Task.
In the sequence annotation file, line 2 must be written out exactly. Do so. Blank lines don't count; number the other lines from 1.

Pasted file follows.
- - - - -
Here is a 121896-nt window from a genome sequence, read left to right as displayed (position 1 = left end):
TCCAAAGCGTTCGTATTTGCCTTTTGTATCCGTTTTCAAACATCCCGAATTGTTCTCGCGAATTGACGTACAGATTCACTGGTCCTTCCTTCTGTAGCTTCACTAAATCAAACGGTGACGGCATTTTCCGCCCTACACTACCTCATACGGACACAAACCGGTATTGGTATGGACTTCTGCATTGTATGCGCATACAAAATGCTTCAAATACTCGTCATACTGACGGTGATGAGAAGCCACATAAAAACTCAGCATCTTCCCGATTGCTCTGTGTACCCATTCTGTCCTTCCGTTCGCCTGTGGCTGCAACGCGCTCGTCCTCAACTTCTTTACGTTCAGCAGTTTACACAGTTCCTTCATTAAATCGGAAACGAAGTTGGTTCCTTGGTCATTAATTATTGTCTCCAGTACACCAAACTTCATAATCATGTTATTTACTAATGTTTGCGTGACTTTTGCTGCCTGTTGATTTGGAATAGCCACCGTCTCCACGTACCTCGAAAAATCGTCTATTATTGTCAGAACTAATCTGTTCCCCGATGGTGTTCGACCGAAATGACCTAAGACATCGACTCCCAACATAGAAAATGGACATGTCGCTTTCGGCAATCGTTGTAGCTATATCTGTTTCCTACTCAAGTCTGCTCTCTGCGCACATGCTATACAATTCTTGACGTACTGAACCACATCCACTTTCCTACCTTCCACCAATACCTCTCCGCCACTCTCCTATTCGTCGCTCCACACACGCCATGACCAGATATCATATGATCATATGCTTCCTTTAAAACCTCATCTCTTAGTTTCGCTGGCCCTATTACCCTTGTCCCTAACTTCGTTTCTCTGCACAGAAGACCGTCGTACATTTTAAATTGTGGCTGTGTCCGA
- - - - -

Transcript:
TCCAAAGCGTTCGTATTTGCCTTTTGTATCCGTTTTCAAACATCCCGAATTGTTCTCGCGAATTGACGTACAGATTCACTGGTCCTTCCTTCTGTAGCTTCACTAAATCAAACGGTGACGGCATTTTCCGCCCTACACTACCTCATACGGACACAAACCGGTATTGGTATGGACTTCTGCATTGTATGCGCATACAAAATGCTTCAAATACTCGTCATACTGACGGTGATGAGAAGCCACATAAAAACTCAGCATCTTCCCGATTGCTCTGTGTACCCATTCTGTCCTTCCGTTCGCCTGTGGCTGCAACGCGCTCGTCCTCAACTTCTTTACGTTCAGCAGTTTACACAGTTCCTTCATTAAATCGGAAACGAAGTTGGTTCCTTGGTCATTAATTATTGTCTCCAGTACACCAAACTTCATAATCATGTTATTTACTAATGTTTGCGTGACTTTTGCTGCCTGTTGATTTGGAATAGCCACCGTCTCCACGTACCTCGAAAAATCGTCTATTATTGTCAGAACTAATCTGTTCCCCGATGGTGTTCGACCGAAATGACCTAAGACATCGACTCCCAACATAGAAAATGGACATGTCGCTTTCGGCAATCGTTGTAGCTATATCTGTTTCCTACTCAAGTCTGCTCTCTGCGCACATGCTATACAATTCTTGACGTACTGAACCACATCCACTTTCCTACCTTCCACCAATACCTCTCCGCCACTCTCCTATTCGTCGCTCCACACACGCCATGACCAGATATCATATGATCATATGCTTCCTTTAAAACCTCATCTCTTAGTTTCGCTGGCCCTATTACCCTTGTCCCTAACTTCGTTTCTCTGCACAGAAGACCGTCGTACATTTTAAATTGTGGCTGTGTCCGA